In-Home Care Northfield, MN

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The Always Best Care Difference

Since 1996, Always Best Care has provided non-medical in-home care for seniors to help them maintain a healthy lifestyle as they get older. We are proud to have helped more than 25,000 seniors maintain higher levels of dignity and respect. We focus on providing seniors with the highest level of in-home care available so that they may live happily and independently.

Unlike some senior care companies, we genuinely want to be included in our clients' lives. We believe that personalized care is always the better option over a "one size fits all" approach. To make sure our senior clients receive the best care possible, we pair them with compassionate caregivers who understand their unique needs. That way, they may provide care accordingly without compromising their wellbeing.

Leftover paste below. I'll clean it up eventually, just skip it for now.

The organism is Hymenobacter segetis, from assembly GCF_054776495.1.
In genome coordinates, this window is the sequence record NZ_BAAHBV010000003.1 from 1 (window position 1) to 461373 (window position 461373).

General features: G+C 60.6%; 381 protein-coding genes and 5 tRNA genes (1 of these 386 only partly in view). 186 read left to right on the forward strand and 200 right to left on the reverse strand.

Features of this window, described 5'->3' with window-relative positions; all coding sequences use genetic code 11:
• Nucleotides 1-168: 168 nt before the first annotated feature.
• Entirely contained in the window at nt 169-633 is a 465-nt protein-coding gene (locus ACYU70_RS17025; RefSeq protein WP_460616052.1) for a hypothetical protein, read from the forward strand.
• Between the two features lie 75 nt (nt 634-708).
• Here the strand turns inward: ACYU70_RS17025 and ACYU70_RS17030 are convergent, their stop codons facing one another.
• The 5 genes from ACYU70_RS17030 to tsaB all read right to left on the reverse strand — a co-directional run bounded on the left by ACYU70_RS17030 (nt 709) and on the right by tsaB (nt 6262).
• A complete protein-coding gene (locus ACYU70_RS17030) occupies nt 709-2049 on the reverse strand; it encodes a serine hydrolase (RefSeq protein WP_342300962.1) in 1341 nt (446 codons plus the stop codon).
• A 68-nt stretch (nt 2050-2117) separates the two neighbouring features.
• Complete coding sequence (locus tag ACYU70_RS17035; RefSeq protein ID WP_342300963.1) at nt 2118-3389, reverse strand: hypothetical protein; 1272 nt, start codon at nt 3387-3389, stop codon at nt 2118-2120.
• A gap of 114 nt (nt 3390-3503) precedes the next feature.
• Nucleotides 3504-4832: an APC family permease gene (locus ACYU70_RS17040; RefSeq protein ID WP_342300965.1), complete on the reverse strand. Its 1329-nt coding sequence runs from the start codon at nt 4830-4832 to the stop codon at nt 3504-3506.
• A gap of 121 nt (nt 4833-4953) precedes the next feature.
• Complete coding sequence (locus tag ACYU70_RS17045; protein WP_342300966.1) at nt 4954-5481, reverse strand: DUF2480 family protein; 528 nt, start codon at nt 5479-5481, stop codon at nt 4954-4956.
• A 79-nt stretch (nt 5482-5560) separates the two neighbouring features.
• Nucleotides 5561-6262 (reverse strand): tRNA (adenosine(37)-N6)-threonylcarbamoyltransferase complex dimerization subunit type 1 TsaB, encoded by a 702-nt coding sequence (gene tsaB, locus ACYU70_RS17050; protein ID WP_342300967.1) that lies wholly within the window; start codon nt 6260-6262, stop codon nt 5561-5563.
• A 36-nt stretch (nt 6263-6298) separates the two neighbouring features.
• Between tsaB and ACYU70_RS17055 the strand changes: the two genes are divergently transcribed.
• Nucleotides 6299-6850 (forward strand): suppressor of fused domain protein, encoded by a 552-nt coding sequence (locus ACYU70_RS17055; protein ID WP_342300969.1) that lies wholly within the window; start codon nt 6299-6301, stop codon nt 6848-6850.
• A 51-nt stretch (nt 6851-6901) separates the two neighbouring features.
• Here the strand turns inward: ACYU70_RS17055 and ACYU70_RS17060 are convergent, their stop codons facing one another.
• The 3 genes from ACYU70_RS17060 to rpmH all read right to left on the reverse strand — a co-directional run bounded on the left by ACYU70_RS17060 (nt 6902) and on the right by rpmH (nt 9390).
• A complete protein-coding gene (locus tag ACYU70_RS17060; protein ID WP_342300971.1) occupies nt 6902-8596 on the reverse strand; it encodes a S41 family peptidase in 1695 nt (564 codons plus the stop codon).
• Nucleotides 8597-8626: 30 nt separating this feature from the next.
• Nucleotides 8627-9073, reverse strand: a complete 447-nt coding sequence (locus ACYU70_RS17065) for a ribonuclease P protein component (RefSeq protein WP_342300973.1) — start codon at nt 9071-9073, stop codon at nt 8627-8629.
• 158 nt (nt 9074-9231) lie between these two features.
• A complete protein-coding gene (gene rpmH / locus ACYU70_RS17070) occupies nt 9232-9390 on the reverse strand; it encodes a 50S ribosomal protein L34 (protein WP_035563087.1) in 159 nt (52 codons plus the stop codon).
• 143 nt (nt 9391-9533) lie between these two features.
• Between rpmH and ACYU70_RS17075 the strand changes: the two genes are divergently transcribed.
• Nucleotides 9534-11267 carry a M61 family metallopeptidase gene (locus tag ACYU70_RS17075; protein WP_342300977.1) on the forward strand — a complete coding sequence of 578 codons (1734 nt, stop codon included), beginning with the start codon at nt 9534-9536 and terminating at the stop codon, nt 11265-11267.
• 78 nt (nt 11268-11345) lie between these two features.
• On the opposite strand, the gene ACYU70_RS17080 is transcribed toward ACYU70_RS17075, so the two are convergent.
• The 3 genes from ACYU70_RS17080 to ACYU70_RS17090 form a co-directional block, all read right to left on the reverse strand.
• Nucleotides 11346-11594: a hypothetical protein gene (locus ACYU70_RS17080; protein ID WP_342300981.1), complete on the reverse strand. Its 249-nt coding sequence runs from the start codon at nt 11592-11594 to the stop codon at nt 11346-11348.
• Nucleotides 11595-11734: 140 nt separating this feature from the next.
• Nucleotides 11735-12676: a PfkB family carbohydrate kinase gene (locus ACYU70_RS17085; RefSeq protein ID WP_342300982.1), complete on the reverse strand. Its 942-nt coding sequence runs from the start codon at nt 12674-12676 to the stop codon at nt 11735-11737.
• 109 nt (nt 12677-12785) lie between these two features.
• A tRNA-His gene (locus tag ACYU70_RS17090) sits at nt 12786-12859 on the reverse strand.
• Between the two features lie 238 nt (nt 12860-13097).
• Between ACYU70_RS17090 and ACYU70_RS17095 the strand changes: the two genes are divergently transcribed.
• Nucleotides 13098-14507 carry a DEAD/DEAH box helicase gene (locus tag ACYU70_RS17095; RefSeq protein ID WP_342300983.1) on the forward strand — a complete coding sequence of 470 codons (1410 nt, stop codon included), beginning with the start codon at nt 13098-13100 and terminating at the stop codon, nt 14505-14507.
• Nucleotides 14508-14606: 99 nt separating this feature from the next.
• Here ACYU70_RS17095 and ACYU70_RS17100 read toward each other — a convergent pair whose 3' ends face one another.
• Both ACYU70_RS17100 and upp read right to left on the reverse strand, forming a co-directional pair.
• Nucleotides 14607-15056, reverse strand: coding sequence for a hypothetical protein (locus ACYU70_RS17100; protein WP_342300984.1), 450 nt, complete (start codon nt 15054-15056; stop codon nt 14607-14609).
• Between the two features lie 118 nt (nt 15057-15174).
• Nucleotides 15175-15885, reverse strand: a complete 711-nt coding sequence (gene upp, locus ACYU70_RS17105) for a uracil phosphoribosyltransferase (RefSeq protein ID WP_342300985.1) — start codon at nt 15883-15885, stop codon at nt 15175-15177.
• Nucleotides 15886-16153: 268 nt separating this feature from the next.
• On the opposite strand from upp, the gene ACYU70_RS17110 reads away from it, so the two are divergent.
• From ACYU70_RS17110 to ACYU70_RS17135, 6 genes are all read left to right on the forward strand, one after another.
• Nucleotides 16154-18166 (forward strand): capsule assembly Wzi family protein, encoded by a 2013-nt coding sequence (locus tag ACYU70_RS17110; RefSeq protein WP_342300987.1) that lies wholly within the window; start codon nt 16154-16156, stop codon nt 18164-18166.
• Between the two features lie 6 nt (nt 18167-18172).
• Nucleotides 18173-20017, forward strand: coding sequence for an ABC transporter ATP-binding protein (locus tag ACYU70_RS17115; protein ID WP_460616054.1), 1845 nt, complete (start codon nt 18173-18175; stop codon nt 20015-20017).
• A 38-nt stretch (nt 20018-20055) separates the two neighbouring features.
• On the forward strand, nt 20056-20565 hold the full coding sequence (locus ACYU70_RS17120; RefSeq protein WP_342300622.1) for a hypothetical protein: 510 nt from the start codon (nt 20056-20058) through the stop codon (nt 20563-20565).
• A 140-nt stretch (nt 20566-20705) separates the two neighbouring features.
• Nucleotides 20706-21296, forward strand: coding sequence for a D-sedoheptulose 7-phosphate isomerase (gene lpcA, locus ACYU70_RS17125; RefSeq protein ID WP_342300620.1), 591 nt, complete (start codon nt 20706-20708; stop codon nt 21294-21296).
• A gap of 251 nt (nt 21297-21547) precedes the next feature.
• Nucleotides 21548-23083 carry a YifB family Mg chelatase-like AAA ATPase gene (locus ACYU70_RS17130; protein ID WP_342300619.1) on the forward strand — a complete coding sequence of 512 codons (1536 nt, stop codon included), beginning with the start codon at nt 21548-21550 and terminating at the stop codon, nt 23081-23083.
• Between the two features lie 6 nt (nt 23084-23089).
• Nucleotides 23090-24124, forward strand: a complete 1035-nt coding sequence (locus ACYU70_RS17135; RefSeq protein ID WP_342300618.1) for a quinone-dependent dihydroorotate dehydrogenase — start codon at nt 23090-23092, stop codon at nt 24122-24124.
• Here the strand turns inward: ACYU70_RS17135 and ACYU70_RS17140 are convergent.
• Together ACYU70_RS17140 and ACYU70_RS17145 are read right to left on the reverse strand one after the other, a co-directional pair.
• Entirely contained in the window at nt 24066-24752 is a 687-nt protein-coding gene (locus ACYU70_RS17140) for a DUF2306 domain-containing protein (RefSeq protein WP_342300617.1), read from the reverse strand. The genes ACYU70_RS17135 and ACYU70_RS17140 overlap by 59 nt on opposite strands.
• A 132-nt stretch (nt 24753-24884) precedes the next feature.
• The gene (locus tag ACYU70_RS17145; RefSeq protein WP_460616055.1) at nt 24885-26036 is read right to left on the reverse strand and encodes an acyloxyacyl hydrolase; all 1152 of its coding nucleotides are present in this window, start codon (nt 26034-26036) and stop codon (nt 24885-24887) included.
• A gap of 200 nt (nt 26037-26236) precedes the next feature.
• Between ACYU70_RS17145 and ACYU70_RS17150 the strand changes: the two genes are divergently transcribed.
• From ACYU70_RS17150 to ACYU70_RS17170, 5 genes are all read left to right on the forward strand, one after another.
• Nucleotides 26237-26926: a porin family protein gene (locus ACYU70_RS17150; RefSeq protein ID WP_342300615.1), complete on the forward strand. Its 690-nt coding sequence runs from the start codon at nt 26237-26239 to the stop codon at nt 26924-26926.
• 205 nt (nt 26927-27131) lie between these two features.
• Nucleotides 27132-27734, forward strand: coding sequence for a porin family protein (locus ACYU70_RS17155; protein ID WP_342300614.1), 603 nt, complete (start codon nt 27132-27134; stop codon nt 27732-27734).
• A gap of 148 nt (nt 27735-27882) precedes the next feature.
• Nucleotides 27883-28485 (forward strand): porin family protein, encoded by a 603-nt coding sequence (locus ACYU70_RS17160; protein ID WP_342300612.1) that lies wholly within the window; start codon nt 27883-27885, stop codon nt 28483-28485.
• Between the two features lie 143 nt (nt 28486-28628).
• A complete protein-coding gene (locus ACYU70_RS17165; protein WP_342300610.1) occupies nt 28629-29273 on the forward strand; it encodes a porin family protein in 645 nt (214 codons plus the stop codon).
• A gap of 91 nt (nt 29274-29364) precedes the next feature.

The Always Best Care difference lies in life's little moments - where compassionate care and trustworthy experience come together to help seniors live a fruitful, healthy life. Whether you are an aging adult that can't quite keep up with life's daily tasks or the child of a senior who needs regular in-home services, Always Best Care is here to help.


“Always Best Care comes in to help my dad a shower at night. When the guy came out to interview, he was really good and helpful, but it was just hard to find someone to help with dad been a little bit bigger and heavier. They like the person that they had come out a couple of times. The caregiver is good.”